In these troubling times, society depends upon creative outlets to help anchor and secure the social fabric which binds communities together. Music is one of the most powerful and dynamic forces for helping to usher our spirits in the good times and the bad.
At the time of writing this, Virgil Abloh is the most influential person in the world of creatives. His omnipresence and sway in nearly all creative pursuits is rooted in Virgil's unique talents. Born outside of Chicago in 1980, he is an artist, architect, and fashion designer. He received his training as undergraduate in Civil Engineering and a Master’s degree in Architecture at the Illinois Institute of Technology.
All great movies, much like art, are made to stir the imagination of the viewer. Skilled directors even have an adept understanding about how genre, setting, characters, and plot can make an audience feel specific emotion. The greatest science fiction movies entice the audience to engage in self reflection both from a larger societal and personal perspective. They do this through the powerful technique of metaphors, getting us to hold the mirror to ourselves and ask the difficult questions.
Like Homer's Odyssey, 2001: A Space Odyssey is a parable that will live on for generations and unearths many philosophical questions. Released in 1968, director Stanley Kubrick, writer Arthur C. Clarke, and actors Gary Lockwood and Keir Dullea brought the sci-fi genre to the general public. Once a fringe genre found in pulp magazines, Kubrick satisfied the dream of fans with a big budget film. Every film fanatic and director of this generation must pay their homage to 2001: A Space Odyssey since it transformed many crucial elements for film making. Despite directors who made their own sci-fi inspired by 2001, they have still yet to surpass their master. Its innovative filming techniques along with its cultural significance, nearly 50 years later, define its lasting legacy. Those are among the reasons why 2001: A Space Odyssey is the best sci-fi movie ever made.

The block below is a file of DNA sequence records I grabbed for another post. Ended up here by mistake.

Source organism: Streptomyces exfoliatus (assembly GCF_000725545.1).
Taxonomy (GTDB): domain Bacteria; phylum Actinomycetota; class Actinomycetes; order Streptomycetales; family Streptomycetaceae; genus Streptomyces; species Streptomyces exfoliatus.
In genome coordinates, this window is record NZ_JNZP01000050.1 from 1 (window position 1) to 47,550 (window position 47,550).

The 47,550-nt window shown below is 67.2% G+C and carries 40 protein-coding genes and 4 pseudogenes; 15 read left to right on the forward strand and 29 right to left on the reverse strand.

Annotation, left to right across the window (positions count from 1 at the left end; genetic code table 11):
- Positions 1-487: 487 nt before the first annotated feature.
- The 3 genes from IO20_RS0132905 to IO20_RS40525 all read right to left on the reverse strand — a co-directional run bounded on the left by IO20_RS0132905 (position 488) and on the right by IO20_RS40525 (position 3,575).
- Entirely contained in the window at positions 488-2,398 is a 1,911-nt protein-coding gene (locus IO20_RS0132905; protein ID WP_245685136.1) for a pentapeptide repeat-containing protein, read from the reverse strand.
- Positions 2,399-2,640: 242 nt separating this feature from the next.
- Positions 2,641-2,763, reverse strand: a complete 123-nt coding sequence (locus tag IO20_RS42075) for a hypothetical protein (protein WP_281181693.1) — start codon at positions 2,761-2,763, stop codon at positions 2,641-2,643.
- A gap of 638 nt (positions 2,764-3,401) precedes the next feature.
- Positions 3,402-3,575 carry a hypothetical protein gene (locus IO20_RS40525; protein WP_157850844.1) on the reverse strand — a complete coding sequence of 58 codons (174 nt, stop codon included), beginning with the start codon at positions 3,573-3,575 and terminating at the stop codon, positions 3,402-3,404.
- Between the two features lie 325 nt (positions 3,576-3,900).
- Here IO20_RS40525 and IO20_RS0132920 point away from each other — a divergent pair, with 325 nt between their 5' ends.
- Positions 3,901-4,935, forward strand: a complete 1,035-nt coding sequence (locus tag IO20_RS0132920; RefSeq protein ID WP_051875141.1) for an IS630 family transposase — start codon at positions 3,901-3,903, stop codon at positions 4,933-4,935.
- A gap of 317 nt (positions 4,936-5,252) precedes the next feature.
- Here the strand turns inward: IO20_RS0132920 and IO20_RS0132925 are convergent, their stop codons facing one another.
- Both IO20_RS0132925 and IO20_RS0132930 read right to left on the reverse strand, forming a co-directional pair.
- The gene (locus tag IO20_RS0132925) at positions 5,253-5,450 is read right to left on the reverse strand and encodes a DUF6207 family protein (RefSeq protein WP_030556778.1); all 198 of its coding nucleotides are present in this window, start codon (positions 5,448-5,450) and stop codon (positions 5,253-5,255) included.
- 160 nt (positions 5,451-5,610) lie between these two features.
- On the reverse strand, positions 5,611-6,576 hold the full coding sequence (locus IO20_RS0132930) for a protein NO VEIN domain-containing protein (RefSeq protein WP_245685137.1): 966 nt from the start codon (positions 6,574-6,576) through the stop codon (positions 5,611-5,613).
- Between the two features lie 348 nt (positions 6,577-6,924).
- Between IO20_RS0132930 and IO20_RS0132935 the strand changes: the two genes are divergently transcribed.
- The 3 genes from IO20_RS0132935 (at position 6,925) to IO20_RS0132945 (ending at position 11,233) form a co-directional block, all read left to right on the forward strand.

A widening gap between incomes for those with college educations and rising costs of education are forcing more people to question the value of a a college degree. Despite the current robust job market, large portion of wages are stagnating—forcing people to focus on high paying science, technology, engineering, and math (STEM) majors. When the cost of a degree was a mere 10,000 dollars or less, people took out small loans or worked during their summers to pay it off. In the last 30 years, college tuition tripled—causing a total of 44.2 million borrowers to now owe a total of over $1.5 trillion in student debt in 2018. Students must now focus their time in college ebbing away from the concerns of entry-level jobs by learning skills that will help them pay off this new form of economic slavery. When applying to colleges, many people are now focused on the highest paying college majors rather than what they enjoy. A great way not to get stuck paying off student debt for the rest of your life is by selecting one of the college majors that make over $100,000 to study, padding your future bank account for years to come.